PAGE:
So he went, they found the horses by the big
They raced away towards the mountain's brow,
And the old man gave his orders,
`Boys, go at them from the jump,
No use to try for fancy riding now.
And, Clancy, you must wheel them,
try and wheel them to the right.
Ride boldly, lad, and never fear the spills,
For never yet was rider that could keep the mob
If once they gain the shelter of those hills.'
So Clancy rode to wheel them, he was racing on
Where the best and boldest riders take their
And he raced his stock-horse past them,
and he made the ranges ring
With the stockwhip, as he met them face to face.
Then they halted for a moment,
while he swung the dreaded lash,
But they saw their well-loved mountain full in
And they charged beneath the stockwhip
with a sharp and sudden dash,
And off into the mountain scrub they flew.
Then fast the horsemen followed,
where the gorges deep and black
Resounded to the thunder of their tread,
And the stockwhips woke the echoes,
and they fiercely answered back
From cliffs and crags that beetled overhead.
And upward, ever upward, the wild horses held
Where mountain ash and kurrajong grew wide;
And the old man muttered fiercely,
`We may bid the mob good day,
NO man can hold them down the other side.'
When they reached the mountain's summit,
even Clancy took a pull,
It well might make the boldest hold their
The wild hop scrub grew thickly,
and the hidden ground was full
Of wombat holes, and any slip was death.
But the man from Snowy River let the pony have
And he swung his stockwhip round and gave a
And he raced him down the mountain like a
torrent down its bed,
While the others stood and watched in very fear.
He sent the flint stones flying, but the pony
kept his feet,
He cleared the fallen timber in his stride,
And the man from Snowy River never shifted in
It was grand to see that mountain horseman ride.
Through the stringy barks and saplings,
on the rough and broken ground,
Down the hillside at a racing pace he went;
And he never drew the bridle till he landed safe
At the bottom of that terrible descent.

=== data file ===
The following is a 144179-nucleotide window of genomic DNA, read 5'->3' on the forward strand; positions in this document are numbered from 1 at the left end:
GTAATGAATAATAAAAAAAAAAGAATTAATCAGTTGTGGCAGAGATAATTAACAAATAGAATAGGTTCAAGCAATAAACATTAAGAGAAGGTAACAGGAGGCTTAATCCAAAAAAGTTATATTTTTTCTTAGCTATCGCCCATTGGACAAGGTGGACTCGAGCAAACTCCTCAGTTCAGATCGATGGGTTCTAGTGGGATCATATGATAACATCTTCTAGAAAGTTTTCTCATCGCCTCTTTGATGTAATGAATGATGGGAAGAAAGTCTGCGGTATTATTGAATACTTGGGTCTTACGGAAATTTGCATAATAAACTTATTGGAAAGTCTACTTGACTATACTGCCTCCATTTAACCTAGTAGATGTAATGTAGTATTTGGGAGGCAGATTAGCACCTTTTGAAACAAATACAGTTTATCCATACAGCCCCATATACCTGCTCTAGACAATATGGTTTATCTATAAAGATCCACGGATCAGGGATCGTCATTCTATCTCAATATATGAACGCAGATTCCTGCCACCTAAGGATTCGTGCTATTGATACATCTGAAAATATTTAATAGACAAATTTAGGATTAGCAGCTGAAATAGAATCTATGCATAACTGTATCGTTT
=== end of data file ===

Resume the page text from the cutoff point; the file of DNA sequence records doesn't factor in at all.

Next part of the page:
He was right among the horses as they climbed
the further hill,
And the watchers on the mountain standing mute,
Saw him ply the stockwhip fiercely,
he was right among them still,
As he raced across the clearing in pursuit.
Then they lost him for a moment,
where two mountain gullies met
In the ranges, but a final glimpse reveals
On a dim and distant hillside the wild horses
With the man from Snowy River at their heels.
And he ran them single-handed
till their sides were white with foam.
He followed like a bloodhound on their track,
Till they halted cowed and beaten,
then he turned their heads for home,
And alone and unassisted brought them back.
But his hardy mountain pony he could scarcely
raise a trot,
He was blood from hip to shoulder from the spur;
But his pluck was still undaunted, and his
courage fiery hot,
For never yet was mountain horse a cur.
And down by Kosciusko, where the pine-clad
Their torn and rugged battlements on high,
Where the air is clear as crystal,
and the white stars fairly blaze
At midnight in the cold and frosty sky,
And where around the Overflow
the reedbeds sweep and sway
To the breezes, and the rolling plains are wide,
The man from Snowy River is a household word
And the stockmen tell the story of his ride.
Banjo' Paterson also wrote the famous poem
"Waltzing Matilda" which has since become the
"the unofficial national anthem of Australia".